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11/9/2003

Bloomin’ success

By Tony Kindelspire
The Daily Times-Call

LONGMONT — “The town was about 23,000 when we moved here, so you can imagine how it’s grown.”

Or, perhaps, blossomed.

That statement is from the former owner of Longmont Florist, Gerald Golter, who operated Longmont’s oldest floral shop along with his wife, Harriet, for 30 years.

Gerald contributed some ideas for the new home of Longmont Florist II to the current owner of the businesses: his son, Brad.

“I still ask my dad for advice,” said Brad, who said his parents are doing fine and enjoying their retirement.

The original Longmont Florist is still located where it has been since 1963, at 614 Coffman St., but Longmont Florist II is now in a brand-new building at 650 20th Ave.

Guiding a visitor through the shiny new building, which opened last month, Brad Golter began the tour in the large, walk-in cooler.

“It’s bigger than all of those combined,” said Golter, comparing the cooler in the new place to the three that were in the former Longmont Florist II location, in the Garden Acres Shopping Center.

Customers who were used to the store’s strip mall location will notice quite a difference with its floor space, south-facing windows that lets the sun stream in, and high, vaulted ceilings.

And with 3,200 square feet on the main floor and another 2,800 in the basement, Longmont Florist II’s space will benefit both store locations.

“We’re going to use the basement to store hard goods — baskets and vases — for both shops,” said Golter. “This will definitely help out the downtown store with the storage we can use up here.”

Longmont Florist was started in 1963 by the late Harold M. Miller. “Harold started the shop,” Gerald Golter remembers. “He used to work at Schmitz Floral, and he kind of spun off from there.

“I worked in a Wheat Ridge flower shop for 11 years after I got out of the army. The shop (here) was up for sale, and I wanted to get into a smaller town.”

Gerald and his wife moved to Longmont and bought the store in 1969.

“(The Millers) used to live in the house that the downtown store was built around, and (Harold) built a storefront out front,” said Brad Golter, explaining that his father made additions and purchased property next door for the parking lot.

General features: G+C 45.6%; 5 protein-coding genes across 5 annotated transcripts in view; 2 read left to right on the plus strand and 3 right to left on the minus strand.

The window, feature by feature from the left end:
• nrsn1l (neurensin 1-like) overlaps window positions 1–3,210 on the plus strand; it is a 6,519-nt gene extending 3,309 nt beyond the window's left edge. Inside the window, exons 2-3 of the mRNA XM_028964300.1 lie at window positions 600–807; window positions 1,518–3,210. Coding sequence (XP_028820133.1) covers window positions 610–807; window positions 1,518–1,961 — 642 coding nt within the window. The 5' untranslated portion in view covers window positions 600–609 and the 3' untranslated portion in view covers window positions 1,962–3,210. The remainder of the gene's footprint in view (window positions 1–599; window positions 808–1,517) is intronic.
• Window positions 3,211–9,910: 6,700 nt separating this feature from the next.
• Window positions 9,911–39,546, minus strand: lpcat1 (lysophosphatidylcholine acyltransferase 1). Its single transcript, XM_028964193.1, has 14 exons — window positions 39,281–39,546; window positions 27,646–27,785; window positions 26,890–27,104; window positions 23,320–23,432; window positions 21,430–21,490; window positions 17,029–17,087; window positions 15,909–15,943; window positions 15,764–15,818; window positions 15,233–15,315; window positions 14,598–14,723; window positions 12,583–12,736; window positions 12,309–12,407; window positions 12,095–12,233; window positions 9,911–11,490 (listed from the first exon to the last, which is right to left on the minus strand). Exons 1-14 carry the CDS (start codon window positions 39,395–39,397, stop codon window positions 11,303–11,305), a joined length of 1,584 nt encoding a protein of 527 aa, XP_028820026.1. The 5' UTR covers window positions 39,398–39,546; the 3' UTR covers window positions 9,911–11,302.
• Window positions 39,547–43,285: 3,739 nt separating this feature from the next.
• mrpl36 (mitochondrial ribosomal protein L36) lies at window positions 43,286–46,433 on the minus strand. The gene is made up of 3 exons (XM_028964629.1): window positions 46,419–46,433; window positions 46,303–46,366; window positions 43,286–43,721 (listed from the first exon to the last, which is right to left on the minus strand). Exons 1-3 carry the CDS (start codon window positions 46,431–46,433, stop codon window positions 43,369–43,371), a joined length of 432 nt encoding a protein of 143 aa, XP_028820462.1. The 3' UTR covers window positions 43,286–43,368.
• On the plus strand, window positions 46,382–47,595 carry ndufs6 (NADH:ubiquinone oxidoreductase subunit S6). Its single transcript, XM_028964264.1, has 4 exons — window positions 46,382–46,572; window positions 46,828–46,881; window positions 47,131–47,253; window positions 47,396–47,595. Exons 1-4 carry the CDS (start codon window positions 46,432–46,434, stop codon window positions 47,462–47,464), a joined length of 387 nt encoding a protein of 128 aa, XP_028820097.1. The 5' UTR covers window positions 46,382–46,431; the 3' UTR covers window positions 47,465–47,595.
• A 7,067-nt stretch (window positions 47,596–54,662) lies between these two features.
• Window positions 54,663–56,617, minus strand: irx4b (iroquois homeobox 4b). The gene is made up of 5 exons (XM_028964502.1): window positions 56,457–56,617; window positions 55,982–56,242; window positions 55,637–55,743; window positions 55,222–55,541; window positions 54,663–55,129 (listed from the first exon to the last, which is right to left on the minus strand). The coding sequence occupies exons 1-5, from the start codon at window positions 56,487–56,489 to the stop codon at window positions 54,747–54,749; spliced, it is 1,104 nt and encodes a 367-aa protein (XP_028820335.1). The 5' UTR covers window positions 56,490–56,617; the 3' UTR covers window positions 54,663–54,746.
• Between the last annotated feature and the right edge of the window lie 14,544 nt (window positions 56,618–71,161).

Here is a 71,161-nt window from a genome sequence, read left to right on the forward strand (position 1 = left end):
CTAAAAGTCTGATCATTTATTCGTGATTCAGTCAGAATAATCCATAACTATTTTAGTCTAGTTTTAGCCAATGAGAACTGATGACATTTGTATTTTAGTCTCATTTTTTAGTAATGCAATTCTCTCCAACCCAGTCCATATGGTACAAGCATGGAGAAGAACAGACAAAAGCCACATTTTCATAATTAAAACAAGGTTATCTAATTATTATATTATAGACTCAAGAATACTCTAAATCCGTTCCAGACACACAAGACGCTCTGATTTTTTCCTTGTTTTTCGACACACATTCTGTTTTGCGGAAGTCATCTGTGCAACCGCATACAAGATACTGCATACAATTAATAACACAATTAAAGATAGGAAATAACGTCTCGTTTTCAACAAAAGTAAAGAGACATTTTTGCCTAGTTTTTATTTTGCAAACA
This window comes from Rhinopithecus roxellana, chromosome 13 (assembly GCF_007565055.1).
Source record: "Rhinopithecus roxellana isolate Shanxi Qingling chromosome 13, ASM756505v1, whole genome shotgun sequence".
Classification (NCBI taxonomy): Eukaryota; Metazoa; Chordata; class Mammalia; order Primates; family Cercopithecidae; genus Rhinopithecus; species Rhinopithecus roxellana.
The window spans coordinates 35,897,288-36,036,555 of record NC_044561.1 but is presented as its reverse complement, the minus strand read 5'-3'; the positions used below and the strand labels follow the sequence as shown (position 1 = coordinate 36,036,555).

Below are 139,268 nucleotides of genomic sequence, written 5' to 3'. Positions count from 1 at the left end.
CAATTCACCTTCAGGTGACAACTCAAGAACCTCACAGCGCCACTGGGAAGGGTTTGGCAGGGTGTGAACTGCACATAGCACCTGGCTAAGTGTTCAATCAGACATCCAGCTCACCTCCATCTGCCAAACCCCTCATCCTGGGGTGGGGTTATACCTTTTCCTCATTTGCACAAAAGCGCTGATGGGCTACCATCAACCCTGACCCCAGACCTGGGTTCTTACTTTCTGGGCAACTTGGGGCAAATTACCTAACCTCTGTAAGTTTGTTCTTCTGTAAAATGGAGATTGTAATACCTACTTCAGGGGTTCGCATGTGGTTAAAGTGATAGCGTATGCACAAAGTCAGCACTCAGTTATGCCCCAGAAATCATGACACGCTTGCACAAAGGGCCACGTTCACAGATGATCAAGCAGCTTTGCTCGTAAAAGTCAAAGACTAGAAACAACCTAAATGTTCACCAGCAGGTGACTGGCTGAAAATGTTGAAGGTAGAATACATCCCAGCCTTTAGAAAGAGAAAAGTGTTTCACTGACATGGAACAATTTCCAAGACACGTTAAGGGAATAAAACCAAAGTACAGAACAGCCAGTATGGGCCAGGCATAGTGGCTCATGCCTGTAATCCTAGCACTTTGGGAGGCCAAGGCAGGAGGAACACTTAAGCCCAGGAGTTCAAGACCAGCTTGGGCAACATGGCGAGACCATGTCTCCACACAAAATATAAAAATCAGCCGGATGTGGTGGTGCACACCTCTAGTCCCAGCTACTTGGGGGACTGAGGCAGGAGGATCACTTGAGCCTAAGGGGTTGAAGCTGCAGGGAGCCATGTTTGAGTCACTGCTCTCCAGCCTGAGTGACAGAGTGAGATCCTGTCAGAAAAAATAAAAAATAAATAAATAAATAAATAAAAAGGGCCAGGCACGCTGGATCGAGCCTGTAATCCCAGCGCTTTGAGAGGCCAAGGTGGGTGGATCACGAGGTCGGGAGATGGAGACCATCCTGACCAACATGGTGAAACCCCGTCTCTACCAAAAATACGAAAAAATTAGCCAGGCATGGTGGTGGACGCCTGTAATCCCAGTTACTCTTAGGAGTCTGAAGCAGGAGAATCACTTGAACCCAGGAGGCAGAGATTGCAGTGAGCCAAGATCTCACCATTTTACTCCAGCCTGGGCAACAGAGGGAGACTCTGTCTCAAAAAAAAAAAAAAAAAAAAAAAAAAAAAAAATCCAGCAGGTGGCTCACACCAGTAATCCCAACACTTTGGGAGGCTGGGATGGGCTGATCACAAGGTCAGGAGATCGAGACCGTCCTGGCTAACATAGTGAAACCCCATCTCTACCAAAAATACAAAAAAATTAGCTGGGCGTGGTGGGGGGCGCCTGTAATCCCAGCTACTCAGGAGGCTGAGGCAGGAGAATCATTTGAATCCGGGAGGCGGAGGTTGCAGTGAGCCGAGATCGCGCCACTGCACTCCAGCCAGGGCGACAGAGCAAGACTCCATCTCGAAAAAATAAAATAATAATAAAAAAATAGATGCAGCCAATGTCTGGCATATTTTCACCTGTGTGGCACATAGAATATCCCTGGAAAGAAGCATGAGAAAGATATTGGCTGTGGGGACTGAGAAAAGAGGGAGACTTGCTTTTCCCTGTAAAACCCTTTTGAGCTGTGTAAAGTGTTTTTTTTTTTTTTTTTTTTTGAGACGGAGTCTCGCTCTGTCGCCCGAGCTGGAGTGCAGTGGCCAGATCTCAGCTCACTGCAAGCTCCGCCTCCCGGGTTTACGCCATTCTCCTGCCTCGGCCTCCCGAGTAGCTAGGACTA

Brad worked in the shop during his years attending Longmont High School, and after graduation moved north to study accounting and finance at the University of Northern Colorado.

“At that point, I would say I always wanted to have my own business, but I didn’t know it would be the flower shop,” Golter said.

But he and his older sister, both working separate full-time jobs at the time, became interested enough to buy Longmont Florist II from their parents about 20 years ago, hiring a manager to run the place.

The elder Golters had opened Longmont Florist II in Garden Acres in 1978.

Brad was working in Frederick at Unique Mobility — now UQM Technologies — when his parents started to talk about retiring.

“I had a good experience (at UQM), but I wanted my own business,” Golter said. After working in his parent’s downtown store for three years, learning the business from top to bottom, he bought his sister and his parents out and took over ownership of both stores in January 1998.

“We’re really lucky because we have really good people helping us,” Golter said, adding that staff even helped with the design of the new building. “I relied on them for a lot of things. They picked out the tiles and the colors on the wall — that’s what they do, and I’m real happy with the design they chose.”

Robert Ferenc, an architect for Sun Construction, the company that designed and built the building, said Golter had some fairly specific ideas about what he wanted.

“Initially, he wanted something in the farmhouse vernacular,” said Ferenc. “He liked something that was evocative of a farmhouse, or a farm structure, because he really liked the old Village Gardener — the silo and the steel roof.”

Putting in a silo proved too expensive, but the southwest corner of the building does have a three-sided solarium that juts away from the front wall, making it visible from Main Street.

“We tried to be sensitive to the other buildings in the area there, working with scale and materials, and still be distinctive,” Ferenc said.

The 40-year-old Golter declined to say what the building and the lot it sits on cost, but admitted that it was a significant investment. Now that it’s up and running, however, he said he couldn’t be happier.

“We’ve been looking for land in this area for probably eight to 10 years, and we’re glad to finally have something worked out,” he said.

Tony Kindelspire can be reached at 303-776-2244, Ext. 291, or by e-mail at tkindelspire@times-call.com.